Monday, February 26, 2018

Budget Testimony By DEP Secretary Patrick McDonnell, Improving Efficiency, Customer Service

Here is the written budget testimony submitted to the House and Senate Appropriations Committee by DEP Secretary Patrick McDonnell--
Thank you for the opportunity to present Gov. Wolf's proposed Fiscal Year 2018-19 budget for the Department of Environmental Protection (DEP).
I want to begin by acknowledging the more than 2,400 public servants who work every day to achieve the department’s mission. Every one of us commits daily to “protect Pennsylvania’s air, land and water from pollution, and to provide for the health and safety of our citizens.”
This year, DEP’s budget request includes $154.577 million from the General Fund and a total spending authorization of $722.466 million. The proposal includes $229.156 million of special fund authorizations as well as $219.625 million in Federal spending authority.
This represents an increase of $8.130 million in general funds, or a 5.6 percent increase over the current budget.
I do want to thank the House Appropriations Committee for the opportunity to meet with you last month to answer your questions about the uses, management, and balances of the special funds that support several of DEP’s programs.
DEP depends on those restricted funding sources, along with the General Fund and federal dollars, for our day-to-day operations and to carry out our mission of protecting Pennsylvania's air, land, and water from pollution, and ensuring the health and safety of Pennsylvania’s citizens through a cleaner environment.
The special funds are statutorily created and directed to provide important environmental and economic development benefits.
This year’s General Fund budget reflects a request for $2.5 million to increase our overall staffing complement by 33 positions to 2,482 for FY 2018-19.
DEP’s staffing levels have decreased by 40 percent over the past 15 years, and although we’ve worked hard to maintain our statutory obligations, the lack of staff has been felt, especially in the timely reviews of permits.
Last month, Gov. Wolf announced the results of our year-long effort to reduce permit backlogs, modernize permitting processes, and better utilize technology to improve permit review, oversight and efficiency.
DEP reviews more than 30,000 permit applications in a given year, and we are committed to ensuring that each application is reviewed promptly and thoroughly.
I’m proud that the governor highlighted our innovative new permit review approach to shrink review timelines of the Erosion and Sediment Control General Permit (ESCGP), a key development permit, to under 100 days while reducing backlogs for well permits in our southwest region.
Since implementing the new approach, DEP’s Southwest District Office reduced its permit review timeline for the ESCGP by over 220 days, and has cut its permit backlog in half.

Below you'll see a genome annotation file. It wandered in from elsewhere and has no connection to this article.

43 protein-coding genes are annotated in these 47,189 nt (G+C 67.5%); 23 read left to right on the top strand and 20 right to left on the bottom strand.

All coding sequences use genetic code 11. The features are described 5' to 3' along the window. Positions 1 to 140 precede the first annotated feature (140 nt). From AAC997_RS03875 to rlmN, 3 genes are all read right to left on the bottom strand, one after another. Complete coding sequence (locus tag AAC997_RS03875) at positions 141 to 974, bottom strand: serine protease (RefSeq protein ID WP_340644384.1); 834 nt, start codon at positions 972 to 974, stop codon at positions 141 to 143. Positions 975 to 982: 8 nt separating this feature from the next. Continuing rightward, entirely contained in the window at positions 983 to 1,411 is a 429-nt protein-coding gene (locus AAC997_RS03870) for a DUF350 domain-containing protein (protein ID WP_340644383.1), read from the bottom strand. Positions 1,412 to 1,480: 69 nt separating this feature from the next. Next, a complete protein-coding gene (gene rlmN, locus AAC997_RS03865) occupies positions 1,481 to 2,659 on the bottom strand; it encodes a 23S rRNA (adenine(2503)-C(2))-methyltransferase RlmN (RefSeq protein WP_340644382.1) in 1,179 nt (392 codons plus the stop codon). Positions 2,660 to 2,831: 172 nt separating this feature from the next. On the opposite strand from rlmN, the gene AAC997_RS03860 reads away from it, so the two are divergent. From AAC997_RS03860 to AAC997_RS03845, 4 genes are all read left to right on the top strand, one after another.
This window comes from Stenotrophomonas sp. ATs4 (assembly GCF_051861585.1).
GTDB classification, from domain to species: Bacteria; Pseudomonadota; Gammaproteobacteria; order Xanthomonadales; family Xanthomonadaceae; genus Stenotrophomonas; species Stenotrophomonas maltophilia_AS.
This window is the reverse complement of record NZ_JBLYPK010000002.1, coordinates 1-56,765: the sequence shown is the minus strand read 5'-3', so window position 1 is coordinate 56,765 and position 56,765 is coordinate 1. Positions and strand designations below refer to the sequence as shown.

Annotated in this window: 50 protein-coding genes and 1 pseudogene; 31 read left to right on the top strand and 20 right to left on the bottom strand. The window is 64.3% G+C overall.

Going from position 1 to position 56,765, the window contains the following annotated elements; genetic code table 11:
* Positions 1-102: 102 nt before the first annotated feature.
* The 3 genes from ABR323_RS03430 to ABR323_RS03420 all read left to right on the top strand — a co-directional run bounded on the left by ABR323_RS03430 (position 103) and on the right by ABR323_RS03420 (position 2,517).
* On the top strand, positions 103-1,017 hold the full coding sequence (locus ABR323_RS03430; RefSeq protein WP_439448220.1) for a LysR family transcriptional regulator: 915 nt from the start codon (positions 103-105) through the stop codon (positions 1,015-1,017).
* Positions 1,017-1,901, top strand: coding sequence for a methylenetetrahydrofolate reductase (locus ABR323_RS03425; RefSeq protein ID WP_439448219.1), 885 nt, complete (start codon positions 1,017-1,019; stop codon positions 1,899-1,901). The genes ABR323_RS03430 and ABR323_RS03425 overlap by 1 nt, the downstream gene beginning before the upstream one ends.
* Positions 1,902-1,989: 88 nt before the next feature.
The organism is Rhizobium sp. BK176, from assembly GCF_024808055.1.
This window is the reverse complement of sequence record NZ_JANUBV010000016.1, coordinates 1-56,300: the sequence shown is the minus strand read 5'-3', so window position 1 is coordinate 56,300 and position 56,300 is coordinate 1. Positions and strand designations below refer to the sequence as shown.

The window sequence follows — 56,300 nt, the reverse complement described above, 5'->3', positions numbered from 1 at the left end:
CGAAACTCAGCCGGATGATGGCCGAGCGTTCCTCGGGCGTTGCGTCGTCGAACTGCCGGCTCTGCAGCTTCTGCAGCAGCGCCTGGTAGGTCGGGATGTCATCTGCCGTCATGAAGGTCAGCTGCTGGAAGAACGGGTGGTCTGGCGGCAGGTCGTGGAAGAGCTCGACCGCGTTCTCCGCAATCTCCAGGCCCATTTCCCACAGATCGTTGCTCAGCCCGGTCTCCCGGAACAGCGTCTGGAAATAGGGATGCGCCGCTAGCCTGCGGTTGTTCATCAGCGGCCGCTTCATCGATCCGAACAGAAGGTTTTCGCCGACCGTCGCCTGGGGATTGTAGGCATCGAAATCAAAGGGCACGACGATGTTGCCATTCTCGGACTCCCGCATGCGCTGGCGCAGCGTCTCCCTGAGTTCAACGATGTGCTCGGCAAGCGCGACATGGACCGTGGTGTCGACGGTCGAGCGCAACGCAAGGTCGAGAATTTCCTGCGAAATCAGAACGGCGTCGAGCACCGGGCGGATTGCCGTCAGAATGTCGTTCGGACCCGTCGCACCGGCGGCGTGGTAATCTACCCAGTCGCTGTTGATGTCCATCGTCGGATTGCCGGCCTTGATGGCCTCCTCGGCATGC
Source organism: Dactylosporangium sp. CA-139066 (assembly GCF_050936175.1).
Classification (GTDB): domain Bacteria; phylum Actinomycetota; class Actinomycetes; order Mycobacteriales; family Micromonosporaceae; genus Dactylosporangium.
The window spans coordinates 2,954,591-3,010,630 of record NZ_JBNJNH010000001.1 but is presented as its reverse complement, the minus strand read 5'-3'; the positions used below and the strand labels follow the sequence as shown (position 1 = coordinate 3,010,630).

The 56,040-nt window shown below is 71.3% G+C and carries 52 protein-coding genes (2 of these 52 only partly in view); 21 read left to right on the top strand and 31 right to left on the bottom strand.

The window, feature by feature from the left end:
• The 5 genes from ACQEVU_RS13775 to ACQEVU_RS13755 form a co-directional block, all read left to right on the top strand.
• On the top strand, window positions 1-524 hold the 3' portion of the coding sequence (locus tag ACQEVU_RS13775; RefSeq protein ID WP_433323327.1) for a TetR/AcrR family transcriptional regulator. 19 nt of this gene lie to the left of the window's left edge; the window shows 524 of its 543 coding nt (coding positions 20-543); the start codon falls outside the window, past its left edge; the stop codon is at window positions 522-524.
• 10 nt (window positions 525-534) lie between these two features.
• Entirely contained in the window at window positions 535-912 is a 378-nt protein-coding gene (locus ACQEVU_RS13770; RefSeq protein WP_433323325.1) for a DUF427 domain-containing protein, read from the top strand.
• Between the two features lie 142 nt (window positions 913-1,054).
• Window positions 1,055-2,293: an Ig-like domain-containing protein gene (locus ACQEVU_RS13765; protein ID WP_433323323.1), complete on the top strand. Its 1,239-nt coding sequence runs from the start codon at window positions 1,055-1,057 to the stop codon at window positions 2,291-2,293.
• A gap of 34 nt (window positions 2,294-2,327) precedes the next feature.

Our intention with the requested personnel increase is to assign the new positions across programs and regional offices to achieve DEP’s overall mission to protect the environment and public health.
In addition to maintaining our commitment to timely and effective permit review, the positions are focused on overseeing high hazard dams, ensuring adequate air monitoring support exists for areas that are impacted by natural gas drilling, reviewing sewage expansion requests (critical to economic development), and ensuring facilities are meeting their regulatory obligations.
By meeting regulatory obligations more effectively and efficiently, DEP will strengthen our commitment to building a Government that Works for the residents of Pennsylvania.
When Gov. Wolf created the Office of Transformation, Innovation, Management and Efficiency (GO-TIME), he gave his Cabinet the charge to think creatively and effectively about modernizing operations not just to reduce costs, but to improve outcomes.
At DEP, we consider the collaboration essential; an agency as lean as ours must find efficiencies through partnering. Under Governor Wolf’s leadership, we have greatly expanded our cross-agency collaborations, at the local, state, and federal levels.
A few examples:
-- DEP is working closely with the Department of Health to ensure prompt review of the necessary permits for 14 dispensaries to begin operations, to achieve Gov. Wolf’s vision to provide medical marijuana to patients who need it.
-- DEP worked closely with the Westmoreland County Industrial Development Corporation to remediate the former Jeannette Glass site. Those 13 acres of remnant manufacturing have been a challenge for the community, but with the help of DEP, local legislators, and the Department of Community and Economic Development, that site will once again be a regional economic driver. It is useful to note here that this is just one of 1,118 brownfield site cleanups that have been completed since the beginning of the Wolf Administration, with another 500 site clean-ups in progress.
-- The Department of Transportation (PennDOT) shared its award-winning mobile technology with DEP to help us replace paper forms with mobile applications and mobile field inspections. Our request to PennDOT was to help us continue to be efficient, diligent, and comprehensive in our review, by accessing current technology to help reduce the time it takes us to take final action on applications. E-permitting has already been shown to reduce staff time, and oil and gas staff anticipate a 30 percent decrease in permit review times once their permit applications are moved into an electronic format later this year.